The Age of Exploration

Length: 749 words

Countries along the Atlantic seaboard were the leader in exploration these included Spain, Portugal and later England, France and the Netherlands. They all started exploring for one reason to find a quick and easy way to the Far East that provided them with silks, spices, and other valuable Chinese and Japanese products. They all knew about these wonderful products through the stories of Marco Polo but were unable to trade directly with the Far East. The Moslem distributor controlled the direct land and water routes between India and the Mediterranean.

The long overland route through central Asia was impractical for regular use. The Italians had a monopoly over the Eastern trade route and were happy with it even though the distributor took most of the profits. Before the 1400’s governments did not get involved in exploration as they had been in the middle of the crusades and could not afford the manpower or expenses that would accompany it. They started to explore not out of greed but out of necessity as the gold mines of Ireland, and the silver mines of Germany were running out.

And they needed the spices not to living their food up but to make it edible as they had no other ways to preserve their meats. Also after the Crusades they wanted to convert all the natives to their religion of Christianity, and they found out that it was necessary to become financially independent and that wars were costly. The early explorers were able to get the backing of their monarchies as estimates of the size of the world were greatly inaccurate on the small side.

It was relatively easy to get sailors as the average life expectancy was around 30 years of age nd the pay was better for exploration voyages compared to voyages in familiar waters. Most captains were not in for money or riches but for the honor, fame and recognition of discovering a new place and naming it after yourself. The ship of choice early on was a caravel, it was a European version of an ancient Arab ship. 1 It had three triangular sails instead of two round ones and it was seventy feet long with room for 20 men and their supplies.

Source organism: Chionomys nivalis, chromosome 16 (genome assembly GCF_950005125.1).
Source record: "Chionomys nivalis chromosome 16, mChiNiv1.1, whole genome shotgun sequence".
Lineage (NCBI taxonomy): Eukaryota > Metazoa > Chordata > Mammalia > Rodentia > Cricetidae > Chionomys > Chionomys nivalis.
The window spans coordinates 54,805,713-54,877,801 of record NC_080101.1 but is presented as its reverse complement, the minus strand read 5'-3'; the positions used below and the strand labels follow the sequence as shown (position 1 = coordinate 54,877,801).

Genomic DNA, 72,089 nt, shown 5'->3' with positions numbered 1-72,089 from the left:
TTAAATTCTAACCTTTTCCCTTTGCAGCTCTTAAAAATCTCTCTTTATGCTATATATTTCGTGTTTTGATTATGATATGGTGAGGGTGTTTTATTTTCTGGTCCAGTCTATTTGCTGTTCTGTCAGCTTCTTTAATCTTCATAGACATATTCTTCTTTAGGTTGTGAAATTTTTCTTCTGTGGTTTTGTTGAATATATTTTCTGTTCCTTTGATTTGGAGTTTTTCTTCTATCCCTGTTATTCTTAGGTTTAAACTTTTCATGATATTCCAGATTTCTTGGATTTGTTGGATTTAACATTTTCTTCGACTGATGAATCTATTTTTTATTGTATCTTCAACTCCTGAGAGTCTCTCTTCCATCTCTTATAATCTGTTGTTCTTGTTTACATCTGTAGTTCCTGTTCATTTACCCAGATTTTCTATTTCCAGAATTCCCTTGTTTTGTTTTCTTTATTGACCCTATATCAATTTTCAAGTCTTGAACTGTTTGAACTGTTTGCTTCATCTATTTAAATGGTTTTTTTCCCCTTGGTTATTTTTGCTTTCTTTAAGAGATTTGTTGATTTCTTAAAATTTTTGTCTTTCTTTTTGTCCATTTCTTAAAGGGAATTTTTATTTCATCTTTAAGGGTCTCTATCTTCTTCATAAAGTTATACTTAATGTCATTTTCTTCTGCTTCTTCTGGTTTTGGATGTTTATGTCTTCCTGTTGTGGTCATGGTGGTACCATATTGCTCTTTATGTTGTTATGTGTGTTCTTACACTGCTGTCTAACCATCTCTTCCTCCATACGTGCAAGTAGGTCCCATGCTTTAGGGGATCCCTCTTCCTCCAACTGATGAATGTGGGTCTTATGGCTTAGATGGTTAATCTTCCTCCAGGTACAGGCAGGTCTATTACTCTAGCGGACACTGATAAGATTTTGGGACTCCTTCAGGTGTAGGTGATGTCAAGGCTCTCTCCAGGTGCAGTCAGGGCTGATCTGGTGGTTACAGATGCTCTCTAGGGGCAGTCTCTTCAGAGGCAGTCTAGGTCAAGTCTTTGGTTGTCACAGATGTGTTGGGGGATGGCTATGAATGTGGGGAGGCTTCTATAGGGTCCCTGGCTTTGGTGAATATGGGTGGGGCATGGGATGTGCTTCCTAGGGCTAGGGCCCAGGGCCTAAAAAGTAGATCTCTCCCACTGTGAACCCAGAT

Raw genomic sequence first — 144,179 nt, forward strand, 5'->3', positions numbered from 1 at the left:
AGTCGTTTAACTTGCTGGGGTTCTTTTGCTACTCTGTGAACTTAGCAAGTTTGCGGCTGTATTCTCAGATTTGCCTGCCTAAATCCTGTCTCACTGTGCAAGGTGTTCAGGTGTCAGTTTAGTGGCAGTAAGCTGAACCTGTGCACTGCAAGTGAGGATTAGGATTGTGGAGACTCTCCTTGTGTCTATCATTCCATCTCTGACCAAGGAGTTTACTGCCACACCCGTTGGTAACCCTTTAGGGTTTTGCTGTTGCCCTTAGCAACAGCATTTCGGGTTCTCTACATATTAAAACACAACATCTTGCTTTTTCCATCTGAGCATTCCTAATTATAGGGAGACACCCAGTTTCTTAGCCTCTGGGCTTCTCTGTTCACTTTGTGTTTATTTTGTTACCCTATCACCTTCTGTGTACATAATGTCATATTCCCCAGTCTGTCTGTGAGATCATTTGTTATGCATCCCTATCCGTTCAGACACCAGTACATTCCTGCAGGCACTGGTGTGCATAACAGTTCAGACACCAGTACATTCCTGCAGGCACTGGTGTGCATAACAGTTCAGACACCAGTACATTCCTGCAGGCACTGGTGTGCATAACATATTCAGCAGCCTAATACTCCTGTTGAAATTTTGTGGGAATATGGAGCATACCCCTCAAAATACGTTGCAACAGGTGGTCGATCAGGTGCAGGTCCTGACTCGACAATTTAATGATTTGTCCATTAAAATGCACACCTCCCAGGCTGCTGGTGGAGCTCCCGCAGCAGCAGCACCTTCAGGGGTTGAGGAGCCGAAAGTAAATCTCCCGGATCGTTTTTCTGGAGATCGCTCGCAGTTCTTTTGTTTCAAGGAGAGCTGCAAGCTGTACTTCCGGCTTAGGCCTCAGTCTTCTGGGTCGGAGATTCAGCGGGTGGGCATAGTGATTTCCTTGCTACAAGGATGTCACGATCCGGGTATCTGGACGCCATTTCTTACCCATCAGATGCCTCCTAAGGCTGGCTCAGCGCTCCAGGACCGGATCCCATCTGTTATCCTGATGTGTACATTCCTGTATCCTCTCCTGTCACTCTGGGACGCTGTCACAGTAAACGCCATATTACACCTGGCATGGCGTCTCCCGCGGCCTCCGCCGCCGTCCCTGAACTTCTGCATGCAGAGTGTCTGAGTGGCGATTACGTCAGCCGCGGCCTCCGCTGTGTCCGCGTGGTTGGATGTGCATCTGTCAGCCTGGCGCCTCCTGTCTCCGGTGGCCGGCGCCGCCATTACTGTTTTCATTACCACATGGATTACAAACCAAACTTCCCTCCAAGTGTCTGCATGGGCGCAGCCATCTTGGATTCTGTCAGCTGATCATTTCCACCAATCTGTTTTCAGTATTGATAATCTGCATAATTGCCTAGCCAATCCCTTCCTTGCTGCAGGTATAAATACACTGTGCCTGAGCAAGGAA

Its most important feature was that it could turn into the wind and come home. They usually traveled in groups of three to five with one of them being strictly a supply ship, and another being a faster ship that could fetch help or be first back home with news. 2 The ships were also improved by new arrangements of sail and masts that permitted the ship to be larger. The steering oar was replaced by a rudder, with the overall boat being narrower improving its speed, maneuverability and performance.

Sailors’ confidence improved as they past points were there boats were supposed to burst into flames, fall off the earth as well as numerous ther myths about the oceans that did not come true. Maps, charts, and tables improved. By the early 1500’s useful maps of Africa, South Asia, South America and the Caribbean existed. Soon maps of west Africa, India, Newfoundland, and the West Indies existed. Maps were also becoming less distorted by drawing areas around equator in proper proportions while extreme northern and southern areas are distorted.

This is compensated for by two polar projections in the corners. With the invention of the printing press more people learned about these discoveries, and were quicker to join he ever increasing rush to stake claims in the new world. In 1515 the first picture of the southern sky was made as no European had been south of the equator before now. Mediterranean ports became secondary to the northern European ports and cities that would rise to both economic and political importance. The everyday person benefited by not only expanding their knowledge of the world but by also having extravagant furnishings, architecture, inter decorations, and utensils.

A variety of foods either entered their everyday diet r old-favorites became cheaper and more readily available. The Europeans had the highest standard of living during this time and the technological, economical, and psychological superiority to carry out a sustained program of exploration. They dominated the new worlds as they found people that were either too primitive, too ill armed, too caught up in local rivalries or too indifferent to oppose them. That is why the age of exploration happened in Europe and while they were at peace after gaining valuable exploring techniques during the Crusades.

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